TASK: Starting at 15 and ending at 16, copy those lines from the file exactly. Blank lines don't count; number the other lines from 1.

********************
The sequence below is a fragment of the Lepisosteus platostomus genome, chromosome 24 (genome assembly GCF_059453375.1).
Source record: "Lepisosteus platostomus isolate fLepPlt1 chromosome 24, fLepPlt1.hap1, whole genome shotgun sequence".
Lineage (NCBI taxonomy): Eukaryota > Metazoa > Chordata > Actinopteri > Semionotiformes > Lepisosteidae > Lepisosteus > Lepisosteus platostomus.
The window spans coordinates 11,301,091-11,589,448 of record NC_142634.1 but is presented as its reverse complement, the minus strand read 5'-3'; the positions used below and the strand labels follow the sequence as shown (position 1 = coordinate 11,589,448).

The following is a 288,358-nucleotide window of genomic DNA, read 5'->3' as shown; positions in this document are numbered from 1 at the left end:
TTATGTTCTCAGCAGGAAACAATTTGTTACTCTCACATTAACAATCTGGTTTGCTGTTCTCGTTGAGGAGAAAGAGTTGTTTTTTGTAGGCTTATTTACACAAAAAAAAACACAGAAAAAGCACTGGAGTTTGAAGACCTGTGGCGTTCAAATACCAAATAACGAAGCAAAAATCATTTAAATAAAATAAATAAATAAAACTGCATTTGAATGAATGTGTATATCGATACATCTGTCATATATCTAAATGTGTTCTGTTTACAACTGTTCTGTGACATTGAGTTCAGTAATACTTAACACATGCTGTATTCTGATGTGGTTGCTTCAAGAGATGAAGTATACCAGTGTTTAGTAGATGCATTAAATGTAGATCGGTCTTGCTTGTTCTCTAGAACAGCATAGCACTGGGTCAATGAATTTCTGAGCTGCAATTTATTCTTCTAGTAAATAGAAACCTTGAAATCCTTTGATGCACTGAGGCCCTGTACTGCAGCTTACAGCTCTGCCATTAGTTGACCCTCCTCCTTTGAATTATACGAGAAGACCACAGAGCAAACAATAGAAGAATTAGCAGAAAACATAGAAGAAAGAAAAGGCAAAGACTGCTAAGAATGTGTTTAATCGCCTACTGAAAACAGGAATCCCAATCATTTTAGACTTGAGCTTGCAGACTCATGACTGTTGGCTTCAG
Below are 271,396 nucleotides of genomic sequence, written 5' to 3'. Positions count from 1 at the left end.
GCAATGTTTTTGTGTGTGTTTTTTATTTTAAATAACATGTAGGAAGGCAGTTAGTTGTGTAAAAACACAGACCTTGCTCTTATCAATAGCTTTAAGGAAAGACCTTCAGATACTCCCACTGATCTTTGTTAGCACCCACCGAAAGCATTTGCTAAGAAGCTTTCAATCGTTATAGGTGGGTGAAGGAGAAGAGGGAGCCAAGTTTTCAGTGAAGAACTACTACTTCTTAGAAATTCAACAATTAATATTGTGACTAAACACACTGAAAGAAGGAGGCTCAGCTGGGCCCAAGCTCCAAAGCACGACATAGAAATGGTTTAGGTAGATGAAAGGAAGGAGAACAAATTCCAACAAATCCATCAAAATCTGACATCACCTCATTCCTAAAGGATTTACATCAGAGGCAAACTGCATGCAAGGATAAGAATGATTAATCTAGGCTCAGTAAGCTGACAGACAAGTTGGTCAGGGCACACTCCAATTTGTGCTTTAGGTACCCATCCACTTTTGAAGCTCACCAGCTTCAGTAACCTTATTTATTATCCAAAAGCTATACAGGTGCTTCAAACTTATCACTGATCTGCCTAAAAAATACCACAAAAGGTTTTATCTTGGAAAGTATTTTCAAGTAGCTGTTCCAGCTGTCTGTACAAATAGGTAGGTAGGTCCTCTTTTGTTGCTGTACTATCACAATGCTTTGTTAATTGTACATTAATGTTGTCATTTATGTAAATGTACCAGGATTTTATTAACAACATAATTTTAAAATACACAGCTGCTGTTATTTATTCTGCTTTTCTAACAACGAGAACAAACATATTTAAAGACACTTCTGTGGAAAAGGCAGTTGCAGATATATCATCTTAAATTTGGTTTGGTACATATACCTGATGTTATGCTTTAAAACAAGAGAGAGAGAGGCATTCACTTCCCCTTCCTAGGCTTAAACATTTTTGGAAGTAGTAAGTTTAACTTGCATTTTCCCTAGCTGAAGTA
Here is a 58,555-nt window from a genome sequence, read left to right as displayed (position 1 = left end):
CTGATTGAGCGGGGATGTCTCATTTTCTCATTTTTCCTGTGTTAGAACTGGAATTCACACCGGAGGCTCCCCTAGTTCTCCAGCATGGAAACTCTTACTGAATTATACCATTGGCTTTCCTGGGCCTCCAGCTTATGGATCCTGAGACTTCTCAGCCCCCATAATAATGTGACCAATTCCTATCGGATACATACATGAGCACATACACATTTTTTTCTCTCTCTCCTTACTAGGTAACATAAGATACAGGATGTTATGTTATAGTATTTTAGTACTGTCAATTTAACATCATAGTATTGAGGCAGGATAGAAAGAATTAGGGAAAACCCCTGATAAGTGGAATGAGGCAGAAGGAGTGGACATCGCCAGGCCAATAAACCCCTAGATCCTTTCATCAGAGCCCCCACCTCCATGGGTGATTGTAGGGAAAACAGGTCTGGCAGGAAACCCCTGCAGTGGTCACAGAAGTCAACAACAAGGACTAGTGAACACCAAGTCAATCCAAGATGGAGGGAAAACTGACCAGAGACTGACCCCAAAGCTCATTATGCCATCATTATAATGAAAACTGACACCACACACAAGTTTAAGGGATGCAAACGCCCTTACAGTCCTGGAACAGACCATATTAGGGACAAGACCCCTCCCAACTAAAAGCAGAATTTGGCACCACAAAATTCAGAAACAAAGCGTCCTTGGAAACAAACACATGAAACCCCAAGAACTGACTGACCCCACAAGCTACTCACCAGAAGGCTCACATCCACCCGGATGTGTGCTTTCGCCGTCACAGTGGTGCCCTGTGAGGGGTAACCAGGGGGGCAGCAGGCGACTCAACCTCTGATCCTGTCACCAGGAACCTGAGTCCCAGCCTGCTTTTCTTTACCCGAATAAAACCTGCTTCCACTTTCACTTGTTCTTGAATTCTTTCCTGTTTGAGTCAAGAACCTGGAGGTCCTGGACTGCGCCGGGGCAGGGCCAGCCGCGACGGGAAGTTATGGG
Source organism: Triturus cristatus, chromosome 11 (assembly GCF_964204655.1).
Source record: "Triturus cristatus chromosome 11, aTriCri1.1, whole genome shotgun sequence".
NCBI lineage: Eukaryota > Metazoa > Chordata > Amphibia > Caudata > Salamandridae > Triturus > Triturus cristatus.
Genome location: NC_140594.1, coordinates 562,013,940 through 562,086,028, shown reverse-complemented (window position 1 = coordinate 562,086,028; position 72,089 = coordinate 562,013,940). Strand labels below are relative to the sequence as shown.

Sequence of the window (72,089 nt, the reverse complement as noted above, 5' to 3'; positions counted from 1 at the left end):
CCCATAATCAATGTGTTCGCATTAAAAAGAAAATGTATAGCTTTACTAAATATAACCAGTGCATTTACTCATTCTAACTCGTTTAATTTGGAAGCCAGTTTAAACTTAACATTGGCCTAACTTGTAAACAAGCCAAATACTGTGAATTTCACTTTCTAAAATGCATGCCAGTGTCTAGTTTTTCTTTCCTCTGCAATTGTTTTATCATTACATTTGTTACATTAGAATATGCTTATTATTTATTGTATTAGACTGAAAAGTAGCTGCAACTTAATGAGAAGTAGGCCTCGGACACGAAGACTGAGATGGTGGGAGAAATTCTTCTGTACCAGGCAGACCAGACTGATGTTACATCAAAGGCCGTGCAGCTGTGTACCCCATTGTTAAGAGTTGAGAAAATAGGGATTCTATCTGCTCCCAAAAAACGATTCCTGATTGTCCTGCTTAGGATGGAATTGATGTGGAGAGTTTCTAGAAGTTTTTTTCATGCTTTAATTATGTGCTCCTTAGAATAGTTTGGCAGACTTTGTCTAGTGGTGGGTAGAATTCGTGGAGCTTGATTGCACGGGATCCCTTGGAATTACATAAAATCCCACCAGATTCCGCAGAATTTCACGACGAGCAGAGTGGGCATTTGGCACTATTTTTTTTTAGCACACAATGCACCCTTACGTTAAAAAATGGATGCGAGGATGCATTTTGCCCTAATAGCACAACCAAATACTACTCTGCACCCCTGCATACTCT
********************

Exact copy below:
Sequence of the window (72,089 nt, the reverse complement as noted above, 5' to 3'; positions counted from 1 at the left end):
CCCATAATCAATGTGTTCGCATTAAAAAGAAAATGTATAGCTTTACTAAATATAACCAGTGCATTTACTCATTCTAACTCGTTTAATTTGGAAGCCAGTTTAAACTTAACATTGGCCTAACTTGTAAACAAGCCAAATACTGTGAATTTCACTTTCTAAAATGCATGCCAGTGTCTAGTTTTTCTTTCCTCTGCAATTGTTTTATCATTACATTTGTTACATTAGAATATGCTTATTATTTATTGTATTAGACTGAAAAGTAGCTGCAACTTAATGAGAAGTAGGCCTCGGACACGAAGACTGAGATGGTGGGAGAAATTCTTCTGTACCAGGCAGACCAGACTGATGTTACATCAAAGGCCGTGCAGCTGTGTACCCCATTGTTAAGAGTTGAGAAAATAGGGATTCTATCTGCTCCCAAAAAACGATTCCTGATTGTCCTGCTTAGGATGGAATTGATGTGGAGAGTTTCTAGAAGTTTTTTTCATGCTTTAATTATGTGCTCCTTAGAATAGTTTGGCAGACTTTGTCTAGTGGTGGGTAGAATTCGTGGAGCTTGATTGCACGGGATCCCTTGGAATTACATAAAATCCCACCAGATTCCGCAGAATTTCACGACGAGCAGAGTGGGCATTTGGCACTATTTTTTTTTAGCACACAATGCACCCTTACGTTAAAAAATGGATGCGAGGATGCATTTTGCCCTAATAGCACAACCAAATACTACTCTGCACCCCTGCATACTCT